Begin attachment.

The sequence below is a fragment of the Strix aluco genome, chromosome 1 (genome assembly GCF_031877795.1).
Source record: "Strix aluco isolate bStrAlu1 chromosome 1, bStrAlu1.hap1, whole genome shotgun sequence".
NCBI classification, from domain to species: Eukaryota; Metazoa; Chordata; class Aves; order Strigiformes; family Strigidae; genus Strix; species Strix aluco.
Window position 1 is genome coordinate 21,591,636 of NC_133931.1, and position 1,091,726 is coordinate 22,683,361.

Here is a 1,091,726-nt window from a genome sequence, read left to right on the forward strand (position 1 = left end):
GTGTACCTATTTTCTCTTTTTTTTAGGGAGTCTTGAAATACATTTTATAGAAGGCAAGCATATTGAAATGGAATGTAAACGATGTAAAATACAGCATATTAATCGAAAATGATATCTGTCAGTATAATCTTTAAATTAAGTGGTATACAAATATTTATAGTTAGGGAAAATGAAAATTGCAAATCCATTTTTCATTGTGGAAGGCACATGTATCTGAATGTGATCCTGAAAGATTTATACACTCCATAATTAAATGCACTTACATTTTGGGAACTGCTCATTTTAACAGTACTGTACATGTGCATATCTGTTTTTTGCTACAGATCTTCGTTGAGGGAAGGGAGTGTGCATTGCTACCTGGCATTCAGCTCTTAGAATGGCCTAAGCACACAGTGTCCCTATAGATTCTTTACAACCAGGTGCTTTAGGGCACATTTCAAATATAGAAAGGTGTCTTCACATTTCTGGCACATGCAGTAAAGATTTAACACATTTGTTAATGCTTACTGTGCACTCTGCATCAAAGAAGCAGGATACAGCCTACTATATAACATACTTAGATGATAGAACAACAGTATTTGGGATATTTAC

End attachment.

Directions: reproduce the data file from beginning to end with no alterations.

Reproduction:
The sequence below is a fragment of the Strix aluco genome, chromosome 1 (genome assembly GCF_031877795.1).
Source record: "Strix aluco isolate bStrAlu1 chromosome 1, bStrAlu1.hap1, whole genome shotgun sequence".
NCBI classification, from domain to species: Eukaryota; Metazoa; Chordata; class Aves; order Strigiformes; family Strigidae; genus Strix; species Strix aluco.
Window position 1 is genome coordinate 21,591,636 of NC_133931.1, and position 1,091,726 is coordinate 22,683,361.

Here is a 1,091,726-nt window from a genome sequence, read left to right on the forward strand (position 1 = left end):
GTGTACCTATTTTCTCTTTTTTTTAGGGAGTCTTGAAATACATTTTATAGAAGGCAAGCATATTGAAATGGAATGTAAACGATGTAAAATACAGCATATTAATCGAAAATGATATCTGTCAGTATAATCTTTAAATTAAGTGGTATACAAATATTTATAGTTAGGGAAAATGAAAATTGCAAATCCATTTTTCATTGTGGAAGGCACATGTATCTGAATGTGATCCTGAAAGATTTATACACTCCATAATTAAATGCACTTACATTTTGGGAACTGCTCATTTTAACAGTACTGTACATGTGCATATCTGTTTTTTGCTACAGATCTTCGTTGAGGGAAGGGAGTGTGCATTGCTACCTGGCATTCAGCTCTTAGAATGGCCTAAGCACACAGTGTCCCTATAGATTCTTTACAACCAGGTGCTTTAGGGCACATTTCAAATATAGAAAGGTGTCTTCACATTTCTGGCACATGCAGTAAAGATTTAACACATTTGTTAATGCTTACTGTGCACTCTGCATCAAAGAAGCAGGATACAGCCTACTATATAACATACTTAGATGATAGAACAACAGTATTTGGGATATTTAC